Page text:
Elements

•White hydrangea
•White Mondial roses
•Scabiosa​​
•Chocolate brown lisianthus​​
•Grapevine
•Candlestick hydrangea
•Japanese fern leaf
•Chocolate QueenAnne’s lace
•Hanging beech magnolia

Table Accents

•Fresh pears
•Figs
•Mushrooms
•Wheat
•Cinnamon sticks
•Sage
•Pine cones
•Pheasant feathers
•Brass candlesticks with taupe taper candles
•Low amber votive candlelight
•1930s amber Sandwichware vintage goblets
•Crystal salt bowls and crystal stemware
•1920s English vintage Wedgwood plates London transferware​
•Pheasant Spode plates
•Harvest Shantung tablecloth and napkin
•Napoli Mocha charger

 

Source List

Chargers and Linen
BBJ Linen
New York City
www.bbjlinen.com

 

Who:
Rosehip & Linnéa Scarsdale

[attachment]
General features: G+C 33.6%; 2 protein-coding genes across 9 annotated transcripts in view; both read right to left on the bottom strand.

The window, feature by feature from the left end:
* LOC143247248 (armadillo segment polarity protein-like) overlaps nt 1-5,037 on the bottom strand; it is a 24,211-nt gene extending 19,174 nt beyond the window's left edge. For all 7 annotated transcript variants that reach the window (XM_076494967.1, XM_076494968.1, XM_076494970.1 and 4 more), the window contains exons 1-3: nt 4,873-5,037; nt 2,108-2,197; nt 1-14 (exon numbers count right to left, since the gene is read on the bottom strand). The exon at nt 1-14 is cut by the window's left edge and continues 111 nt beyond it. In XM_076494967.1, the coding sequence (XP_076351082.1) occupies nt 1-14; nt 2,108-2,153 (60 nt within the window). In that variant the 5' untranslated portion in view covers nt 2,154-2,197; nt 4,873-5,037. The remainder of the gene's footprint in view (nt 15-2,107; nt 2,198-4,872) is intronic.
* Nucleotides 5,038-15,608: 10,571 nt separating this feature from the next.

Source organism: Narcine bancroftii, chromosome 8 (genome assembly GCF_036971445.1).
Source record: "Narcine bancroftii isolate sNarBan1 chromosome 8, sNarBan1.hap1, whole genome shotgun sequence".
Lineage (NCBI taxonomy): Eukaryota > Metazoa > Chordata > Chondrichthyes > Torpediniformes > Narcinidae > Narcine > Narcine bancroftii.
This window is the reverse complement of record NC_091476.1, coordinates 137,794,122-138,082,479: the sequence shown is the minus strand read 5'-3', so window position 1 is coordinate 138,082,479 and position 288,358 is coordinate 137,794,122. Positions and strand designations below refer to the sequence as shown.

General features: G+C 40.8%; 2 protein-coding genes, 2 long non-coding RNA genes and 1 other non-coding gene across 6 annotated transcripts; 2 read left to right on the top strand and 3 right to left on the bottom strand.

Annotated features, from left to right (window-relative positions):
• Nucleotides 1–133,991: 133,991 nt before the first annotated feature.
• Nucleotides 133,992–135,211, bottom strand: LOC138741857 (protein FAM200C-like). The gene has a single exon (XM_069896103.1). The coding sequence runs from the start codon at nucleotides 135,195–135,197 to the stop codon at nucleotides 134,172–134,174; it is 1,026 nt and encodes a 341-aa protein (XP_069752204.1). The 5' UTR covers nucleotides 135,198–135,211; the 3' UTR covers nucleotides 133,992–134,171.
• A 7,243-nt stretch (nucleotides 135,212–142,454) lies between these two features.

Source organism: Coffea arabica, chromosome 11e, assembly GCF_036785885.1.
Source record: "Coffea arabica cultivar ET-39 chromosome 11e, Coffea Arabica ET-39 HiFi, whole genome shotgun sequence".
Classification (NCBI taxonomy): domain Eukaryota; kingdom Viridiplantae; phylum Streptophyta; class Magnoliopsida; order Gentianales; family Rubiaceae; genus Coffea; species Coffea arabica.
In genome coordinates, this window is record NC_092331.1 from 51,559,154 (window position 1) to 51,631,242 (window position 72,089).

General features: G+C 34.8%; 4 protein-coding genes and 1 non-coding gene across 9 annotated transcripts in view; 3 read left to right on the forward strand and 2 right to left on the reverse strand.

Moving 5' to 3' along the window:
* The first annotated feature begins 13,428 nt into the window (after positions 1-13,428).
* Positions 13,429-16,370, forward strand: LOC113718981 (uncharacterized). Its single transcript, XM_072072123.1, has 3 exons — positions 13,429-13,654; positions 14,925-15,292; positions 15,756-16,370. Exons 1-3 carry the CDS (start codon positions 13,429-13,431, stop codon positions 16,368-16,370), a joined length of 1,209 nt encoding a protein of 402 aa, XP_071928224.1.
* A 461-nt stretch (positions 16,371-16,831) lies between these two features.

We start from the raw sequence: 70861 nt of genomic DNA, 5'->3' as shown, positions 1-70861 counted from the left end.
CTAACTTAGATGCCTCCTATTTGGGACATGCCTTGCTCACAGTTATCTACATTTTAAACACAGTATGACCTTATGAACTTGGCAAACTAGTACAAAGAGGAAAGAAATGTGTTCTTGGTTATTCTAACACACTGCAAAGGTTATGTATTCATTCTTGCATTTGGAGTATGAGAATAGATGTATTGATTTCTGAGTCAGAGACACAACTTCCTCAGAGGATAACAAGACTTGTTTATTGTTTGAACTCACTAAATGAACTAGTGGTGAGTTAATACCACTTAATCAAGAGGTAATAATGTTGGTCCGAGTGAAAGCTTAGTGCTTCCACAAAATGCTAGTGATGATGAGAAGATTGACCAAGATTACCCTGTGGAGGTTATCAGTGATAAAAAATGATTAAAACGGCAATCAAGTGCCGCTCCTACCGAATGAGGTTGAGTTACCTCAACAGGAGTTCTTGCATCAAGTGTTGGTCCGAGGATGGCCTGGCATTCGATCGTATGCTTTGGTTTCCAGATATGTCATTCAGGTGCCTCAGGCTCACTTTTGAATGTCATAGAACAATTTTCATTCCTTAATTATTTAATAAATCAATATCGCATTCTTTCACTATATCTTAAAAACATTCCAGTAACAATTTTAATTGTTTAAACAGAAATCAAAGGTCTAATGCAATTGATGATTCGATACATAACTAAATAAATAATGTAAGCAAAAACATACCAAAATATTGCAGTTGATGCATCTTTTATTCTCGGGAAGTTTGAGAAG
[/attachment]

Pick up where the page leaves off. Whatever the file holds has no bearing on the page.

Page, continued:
Instagram:
@rosehipandlinnea

Inspiration

“Winter whites,” says Krister Sahlen, owner of Rosehip & Linnéa. “Not many people think of winter as a great time for florals, but it has a lot to offer. I took my inspiration from that and finding beautiful florals that tell a story about the season.”

 

Color Palette

Winter whites, like snowfall on the still green trees, with dark berries and icy silver.

Why it works

“I liked stepping out of the classic winter safe palette — dark red, dark green, typical tones for winter,” says Sahlen. “I like tone on tone, with the snow and ice.”

Elements

•Silverstone rose
•Tibet rose
•White Majolica spray rose
•Viburnum (blue berries)
•Rosemary
•Silver ragwort (dusty miller)
•Pearl bluebush​​
•Feather leaf acacia
•Seeded eucalyptus 
•Pampas Grass
•Preserved fern
•Silver dollar eucalyptus
•Thistle

 

Source List

Preserved fern
G.Page
New York City
www.gpage.com